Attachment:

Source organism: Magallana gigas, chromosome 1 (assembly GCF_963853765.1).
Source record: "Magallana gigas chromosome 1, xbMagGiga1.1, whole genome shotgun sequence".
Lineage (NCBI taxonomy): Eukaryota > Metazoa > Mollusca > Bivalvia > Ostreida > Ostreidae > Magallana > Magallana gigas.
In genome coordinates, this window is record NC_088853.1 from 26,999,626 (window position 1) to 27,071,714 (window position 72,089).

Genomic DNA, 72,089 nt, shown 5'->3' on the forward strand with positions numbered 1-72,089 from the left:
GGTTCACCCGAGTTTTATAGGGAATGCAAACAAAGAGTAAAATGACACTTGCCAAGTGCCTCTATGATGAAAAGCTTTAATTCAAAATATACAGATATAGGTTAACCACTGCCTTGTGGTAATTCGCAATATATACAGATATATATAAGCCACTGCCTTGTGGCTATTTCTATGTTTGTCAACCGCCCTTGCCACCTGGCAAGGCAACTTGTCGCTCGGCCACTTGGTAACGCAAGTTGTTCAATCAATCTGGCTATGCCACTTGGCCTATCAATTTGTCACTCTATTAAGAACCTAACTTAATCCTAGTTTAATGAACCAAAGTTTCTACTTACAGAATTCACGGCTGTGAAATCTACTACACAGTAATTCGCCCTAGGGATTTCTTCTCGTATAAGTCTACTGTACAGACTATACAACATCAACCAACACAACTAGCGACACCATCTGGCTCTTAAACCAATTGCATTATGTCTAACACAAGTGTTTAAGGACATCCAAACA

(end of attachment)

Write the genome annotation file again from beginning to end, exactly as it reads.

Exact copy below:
Source organism: Magallana gigas, chromosome 1 (assembly GCF_963853765.1).
Source record: "Magallana gigas chromosome 1, xbMagGiga1.1, whole genome shotgun sequence".
Lineage (NCBI taxonomy): Eukaryota > Metazoa > Mollusca > Bivalvia > Ostreida > Ostreidae > Magallana > Magallana gigas.
In genome coordinates, this window is record NC_088853.1 from 26,999,626 (window position 1) to 27,071,714 (window position 72,089).

Genomic DNA, 72,089 nt, shown 5'->3' on the forward strand with positions numbered 1-72,089 from the left:
GGTTCACCCGAGTTTTATAGGGAATGCAAACAAAGAGTAAAATGACACTTGCCAAGTGCCTCTATGATGAAAAGCTTTAATTCAAAATATACAGATATAGGTTAACCACTGCCTTGTGGTAATTCGCAATATATACAGATATATATAAGCCACTGCCTTGTGGCTATTTCTATGTTTGTCAACCGCCCTTGCCACCTGGCAAGGCAACTTGTCGCTCGGCCACTTGGTAACGCAAGTTGTTCAATCAATCTGGCTATGCCACTTGGCCTATCAATTTGTCACTCTATTAAGAACCTAACTTAATCCTAGTTTAATGAACCAAAGTTTCTACTTACAGAATTCACGGCTGTGAAATCTACTACACAGTAATTCGCCCTAGGGATTTCTTCTCGTATAAGTCTACTGTACAGACTATACAACATCAACCAACACAACTAGCGACACCATCTGGCTCTTAAACCAATTGCATTATGTCTAACACAAGTGTTTAAGGACATCCAAACA